Grief taught me what was most important in my life. God became my number one priority. I then treasured my family and relationships that I still had here. My two daughters were my main concern.

#7 Time doesn’t heal all wounds:

It’s not about time. There are people who are still living in grief 17 yrs. later. Unless you do the grief work, with God’s help, you’ll continue to grieve. God is our healer who helps to heal our wounds.

#6  My loved one was only part of my life, not my whole life:

Traveling to visit family and friends brought me my first moments of joy. Many I knew before I even knew my loved one. I realized there was a lot more to my life than just my married life.

#5  Joy and pain coexist:

As I found myself feeling more joyful, a special day would bring back the pain. A birthday, a holiday, an anniversary day, my daughters’ dance recitals, my daughters’ graduations. It’s OK. The pain makes me remember the beautiful memories.

#4  God uses suffering for good to help us grow:

God has used me as a witness to bring others to Christ through my grief.

“And we know that in all things God works for the good of those who love him, who have been called according to his purpose.” (Romans 8:28)

#3  Life is temporary here:

Some day, I will lose another loved one. I will grieve again. But I have faith that my eternal home will be in Heaven. It will be a permanent place to reunite with my loved ones that have gone before.

#2  God is in control:

I’ve surrendered my life over. God’s in control of everything anyway. There’s no “What ifs…?” My life and everyone else’s life is in His hands. I trust He knows best. He’ll always have the last word!

And the #1 lesson I’ve learned from grief is:

# 1  It’s time to serve others and pass on the comfort that I received:

“Praise be to the God and Father of our Lord Jesus Christ, the Father of compassion and God of all comfort, who comforts us in all our troubles, so that we can comfort those in any trouble with the comfort we ourselves have received from God.” (2 Corinthians 1:3-4)

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#10 I didn’t care what anyone thought about how I grieved:

Grief made me go crazy for a while. I was selfish and self-centered. Thankfully, my family and friends supported me through and took care of my children until I came to my senses.

#9 I prayed:

I soon realized that I couldn’t do it on my own. I needed God’s help. (Sounds like a 12 step program!)In my prayers, I not only talked to God, but I learned how to listen to Him and heed His advice.

#8 I had to rethink my priorities:

Grief taught me what was most important in my life. God became my number one priority. I then treasured my family and relationships that I still had here. My two daughters were my main concern.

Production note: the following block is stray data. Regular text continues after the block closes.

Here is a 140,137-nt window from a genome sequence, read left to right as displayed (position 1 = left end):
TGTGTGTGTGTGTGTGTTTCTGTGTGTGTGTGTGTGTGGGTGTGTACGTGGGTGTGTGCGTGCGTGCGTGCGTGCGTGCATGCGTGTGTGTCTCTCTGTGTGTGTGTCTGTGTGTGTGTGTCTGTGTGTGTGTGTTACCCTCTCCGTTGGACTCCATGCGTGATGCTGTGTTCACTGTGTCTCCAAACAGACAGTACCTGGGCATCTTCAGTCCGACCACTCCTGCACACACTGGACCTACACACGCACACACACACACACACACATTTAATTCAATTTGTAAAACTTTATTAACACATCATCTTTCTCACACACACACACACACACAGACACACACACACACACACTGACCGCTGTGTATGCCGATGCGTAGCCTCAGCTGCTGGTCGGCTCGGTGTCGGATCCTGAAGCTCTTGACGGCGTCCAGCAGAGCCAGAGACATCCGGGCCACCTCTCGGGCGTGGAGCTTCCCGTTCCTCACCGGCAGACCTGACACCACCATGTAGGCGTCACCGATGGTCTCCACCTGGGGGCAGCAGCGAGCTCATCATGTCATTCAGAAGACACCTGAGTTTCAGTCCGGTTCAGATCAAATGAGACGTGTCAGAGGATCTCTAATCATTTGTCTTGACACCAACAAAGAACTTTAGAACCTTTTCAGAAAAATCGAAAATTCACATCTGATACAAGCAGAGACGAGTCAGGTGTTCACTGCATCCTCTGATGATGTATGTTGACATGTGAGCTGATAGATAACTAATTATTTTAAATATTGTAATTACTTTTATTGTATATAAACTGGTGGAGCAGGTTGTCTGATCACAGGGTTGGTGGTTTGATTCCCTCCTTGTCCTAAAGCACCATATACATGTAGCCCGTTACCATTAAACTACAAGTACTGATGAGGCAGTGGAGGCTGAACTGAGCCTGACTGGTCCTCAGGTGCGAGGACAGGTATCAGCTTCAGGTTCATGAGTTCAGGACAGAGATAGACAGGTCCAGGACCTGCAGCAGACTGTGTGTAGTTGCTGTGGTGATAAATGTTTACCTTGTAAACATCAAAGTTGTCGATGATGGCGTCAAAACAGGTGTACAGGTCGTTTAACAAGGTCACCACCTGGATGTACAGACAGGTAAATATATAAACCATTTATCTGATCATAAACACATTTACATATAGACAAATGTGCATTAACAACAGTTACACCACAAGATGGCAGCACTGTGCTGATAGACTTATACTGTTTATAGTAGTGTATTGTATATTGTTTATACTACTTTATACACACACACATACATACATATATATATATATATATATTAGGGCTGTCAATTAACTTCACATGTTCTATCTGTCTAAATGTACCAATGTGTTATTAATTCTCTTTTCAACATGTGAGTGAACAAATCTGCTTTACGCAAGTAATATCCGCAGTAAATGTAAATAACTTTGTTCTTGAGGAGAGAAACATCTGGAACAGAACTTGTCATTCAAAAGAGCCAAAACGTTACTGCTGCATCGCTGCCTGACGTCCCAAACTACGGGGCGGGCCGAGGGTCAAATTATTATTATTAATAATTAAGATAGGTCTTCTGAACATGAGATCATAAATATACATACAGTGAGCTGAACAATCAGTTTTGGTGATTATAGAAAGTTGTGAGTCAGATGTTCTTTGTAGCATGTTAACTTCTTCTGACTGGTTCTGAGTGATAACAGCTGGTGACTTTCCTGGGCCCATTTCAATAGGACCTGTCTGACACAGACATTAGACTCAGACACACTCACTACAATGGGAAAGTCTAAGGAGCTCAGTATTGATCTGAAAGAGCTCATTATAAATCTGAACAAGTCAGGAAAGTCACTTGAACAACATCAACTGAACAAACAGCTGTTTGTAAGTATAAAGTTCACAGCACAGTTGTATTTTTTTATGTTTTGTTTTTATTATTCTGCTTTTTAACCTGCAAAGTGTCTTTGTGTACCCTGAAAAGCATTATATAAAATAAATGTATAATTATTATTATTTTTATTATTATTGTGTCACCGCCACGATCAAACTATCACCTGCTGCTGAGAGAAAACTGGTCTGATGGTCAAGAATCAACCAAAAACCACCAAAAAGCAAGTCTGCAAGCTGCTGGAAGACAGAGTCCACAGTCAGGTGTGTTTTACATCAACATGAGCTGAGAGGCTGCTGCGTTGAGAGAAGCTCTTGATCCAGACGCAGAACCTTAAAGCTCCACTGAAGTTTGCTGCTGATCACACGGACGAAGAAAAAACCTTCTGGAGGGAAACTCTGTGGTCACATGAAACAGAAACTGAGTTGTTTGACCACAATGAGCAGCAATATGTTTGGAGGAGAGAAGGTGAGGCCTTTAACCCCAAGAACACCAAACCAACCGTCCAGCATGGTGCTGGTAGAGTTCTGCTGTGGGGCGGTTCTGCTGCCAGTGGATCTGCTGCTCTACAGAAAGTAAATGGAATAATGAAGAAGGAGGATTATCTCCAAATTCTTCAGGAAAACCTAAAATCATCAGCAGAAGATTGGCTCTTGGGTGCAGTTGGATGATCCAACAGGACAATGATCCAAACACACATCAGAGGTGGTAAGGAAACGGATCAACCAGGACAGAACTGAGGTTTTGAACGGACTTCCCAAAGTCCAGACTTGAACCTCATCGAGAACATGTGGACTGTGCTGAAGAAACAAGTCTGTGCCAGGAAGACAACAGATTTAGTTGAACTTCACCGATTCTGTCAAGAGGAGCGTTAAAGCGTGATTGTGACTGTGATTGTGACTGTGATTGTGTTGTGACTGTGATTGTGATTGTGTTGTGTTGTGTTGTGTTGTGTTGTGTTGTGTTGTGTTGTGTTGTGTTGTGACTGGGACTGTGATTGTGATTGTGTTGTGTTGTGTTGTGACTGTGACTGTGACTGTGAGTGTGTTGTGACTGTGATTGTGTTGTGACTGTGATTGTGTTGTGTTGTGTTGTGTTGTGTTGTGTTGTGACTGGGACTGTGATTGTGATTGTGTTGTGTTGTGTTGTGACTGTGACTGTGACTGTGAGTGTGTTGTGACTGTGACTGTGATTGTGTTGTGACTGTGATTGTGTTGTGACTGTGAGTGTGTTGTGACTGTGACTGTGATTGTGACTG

#7 Time doesn’t heal all wounds:

It’s not about time. There are people who are still living in grief 17 years later. Unless you do the grief work, with God’s help, you’ll continue to grieve. God is our healer who helps to heal our wounds.

#6 My loved one was only part of my life, not my whole life:

Traveling to visit family and friends brought me my first moments of joy. Many I knew before I even knew my loved one. I realized there was a lot more to my life than just my married life.

#5 Joy and pain coexist:

As I found myself feeling more joyful, a special day would bring back the pain. A birthday, a holiday, an anniversary day, my daughters’ dance recitals, my daughters’ graduations. It’s OK. The pain makes me remember the beautiful memories.

#4 God uses suffering for good to help us grow:

God has used me as a witness to bring others to Christ through my grief.

“And we know that in all things God works for the good of those who love him, who have been called according to his purpose.” (Romans 8:28)

#3 Life is temporary here:

Some day, I will lose another loved one. I will grieve again. But I have faith that my eternal home will be in Heaven. It will be a permanent place to reunite with my loved ones that have gone before.

#2 God is in control:

I’ve surrendered my life over. God’s in control of everything anyway. There’s no “What ifs…?” My life and everyone else’s life is in His hands. I trust He knows best. He’ll always have the last word!

And the #1 lesson I’ve learned from grief is:

# 1 It’s time to serve others and pass on the comfort that I received:

“Praise be to the God and Father of our Lord Jesus Christ, the Father of compassion and God of all comfort, who comforts us in all our troubles, so that we can comfort those in any trouble with the comfort we ourselves have received from God.” (2 Corinthians 1:3-4)

This is a favorite post of mine that I wrote awhile back. It’s also published on an on-line website, Open to Hope Foundation. The website is to inspire hope after any kind of loss.